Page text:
In his investigation into the social functions of childhood toys, Brian Sutton-Smith notes that ‘whatever toys may have originally signified to their makers… this signification is almost destined to be betrayed’ when they are picked up and played with in practice. Citing examples of how children improvise, combining sets of toys marketed to them into a mishmash of uses that may not match the original symbolic meaning of any of the constituent parts, this phenomenon is probably not unfamiliar to anyone who, as a kid, made up rather unconventional settings and adventures for their Barbie dolls, outside the narratives they were sold of glamour and girl-power careerism.
In this study, entitled Toys as Culture, Sutton-Smith also discusses video games specifically as both a machine-toy (toys focused on miniaturizing and systematizing the world) and a soft-toy (toys which substitute in-person socialization, comfort, companionship and so on), but his more general notes about how play almost always eventually finds ways to ignore the original symbolic meanings and implied intended use of toys struck me as also applicable. There seems to be a presumption in mainstream game studies that the best game design intuitively guides the player to the intended play style, goals, and outcomes, and that this represents a successful result and a good player experience. However, looking back on my childhood playing games, I played them ‘incorrectly’ a lot of the time, sometimes deliberately and even maliciously so.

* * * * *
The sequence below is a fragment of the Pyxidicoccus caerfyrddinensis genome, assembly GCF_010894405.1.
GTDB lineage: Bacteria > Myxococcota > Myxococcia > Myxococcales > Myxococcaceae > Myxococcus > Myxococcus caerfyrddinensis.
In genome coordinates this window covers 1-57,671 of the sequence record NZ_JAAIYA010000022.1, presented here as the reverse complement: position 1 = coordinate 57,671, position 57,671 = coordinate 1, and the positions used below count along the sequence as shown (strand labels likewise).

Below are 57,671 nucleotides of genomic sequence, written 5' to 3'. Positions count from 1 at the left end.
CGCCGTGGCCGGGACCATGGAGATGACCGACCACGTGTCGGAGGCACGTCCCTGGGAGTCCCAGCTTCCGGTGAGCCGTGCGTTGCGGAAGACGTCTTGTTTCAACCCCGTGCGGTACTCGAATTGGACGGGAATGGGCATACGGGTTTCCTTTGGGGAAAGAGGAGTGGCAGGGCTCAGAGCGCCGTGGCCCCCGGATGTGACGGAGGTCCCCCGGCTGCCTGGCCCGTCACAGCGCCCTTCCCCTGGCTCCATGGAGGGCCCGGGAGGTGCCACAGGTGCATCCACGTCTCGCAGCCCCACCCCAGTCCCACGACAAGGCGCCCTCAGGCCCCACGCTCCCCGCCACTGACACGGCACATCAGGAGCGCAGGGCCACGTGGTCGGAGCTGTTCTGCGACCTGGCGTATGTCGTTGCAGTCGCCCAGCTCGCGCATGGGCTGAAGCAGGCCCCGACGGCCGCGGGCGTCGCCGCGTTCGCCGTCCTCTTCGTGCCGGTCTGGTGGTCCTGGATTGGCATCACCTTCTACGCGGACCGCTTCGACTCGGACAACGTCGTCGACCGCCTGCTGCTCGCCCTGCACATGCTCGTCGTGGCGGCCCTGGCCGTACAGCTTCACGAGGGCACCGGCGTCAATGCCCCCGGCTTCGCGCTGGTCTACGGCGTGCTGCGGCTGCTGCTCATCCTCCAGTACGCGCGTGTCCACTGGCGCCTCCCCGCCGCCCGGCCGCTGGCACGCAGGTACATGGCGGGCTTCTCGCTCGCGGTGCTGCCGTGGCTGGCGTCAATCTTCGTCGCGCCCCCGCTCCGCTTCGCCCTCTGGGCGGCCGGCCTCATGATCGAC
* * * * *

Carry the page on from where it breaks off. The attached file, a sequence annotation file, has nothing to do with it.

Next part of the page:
Yes! Issue four of The Arcade Review is finally out and it’s a beaut. Thanks to generous support from Patreon subscribers and individual buyers, the magazine has reached the completion of its first year, and I’m proud to say my work appears in two of the quarterly volumes. In the second issue, I wrote about the fascinating and productive community surrounding RPGMaker horror titles, and in the current issue I review another title that uses the framework RPGMaker offers in unconventional and fascinating ways.
Gingiva is a spiritual successor to John Clowder’s first game, Middens, which Owen Vince wrote about in the first issue of The Arcade Review. While he examines how Middens defamiliarizes familiar tropes and mechanics of games, my analysis of Gingiva focuses on intersections of themes of gender and capitalism throughout the work, demonstrating how these games are fantastic at opening themselves to rich and varied interpretations.
So, I’ve vanished for a bit and I don’t really have any exciting or particularly compelling excuses, I’ve just been prioritizing dissertation writing and research. However, I have some more posts in the works as well as some things to clear up. If you’ve left a comment or tried to get in touch with me over the past few weeks, I am admittedly behind in responding and will try to be better about that! Most importantly, though, I’ve updated the TOTC!Jam page to reflect that it will now be an all-summer affair, continuing until the end of August. This is for the best, as the bluster of E3 and IndiE3 news as well as just life in general made a 30-day Twine Jam in the month of June a difficult thing for people to pull off. Nothing else about the rules have changed, so if you started working on something and didn’t finish, or just had an idea in your head but felt like you didn’t have enough time to actually make it, stay the course!
Hope your summers are all going well. I just caught my first glimpse of blue sky in several days so I’m feeling pretty good.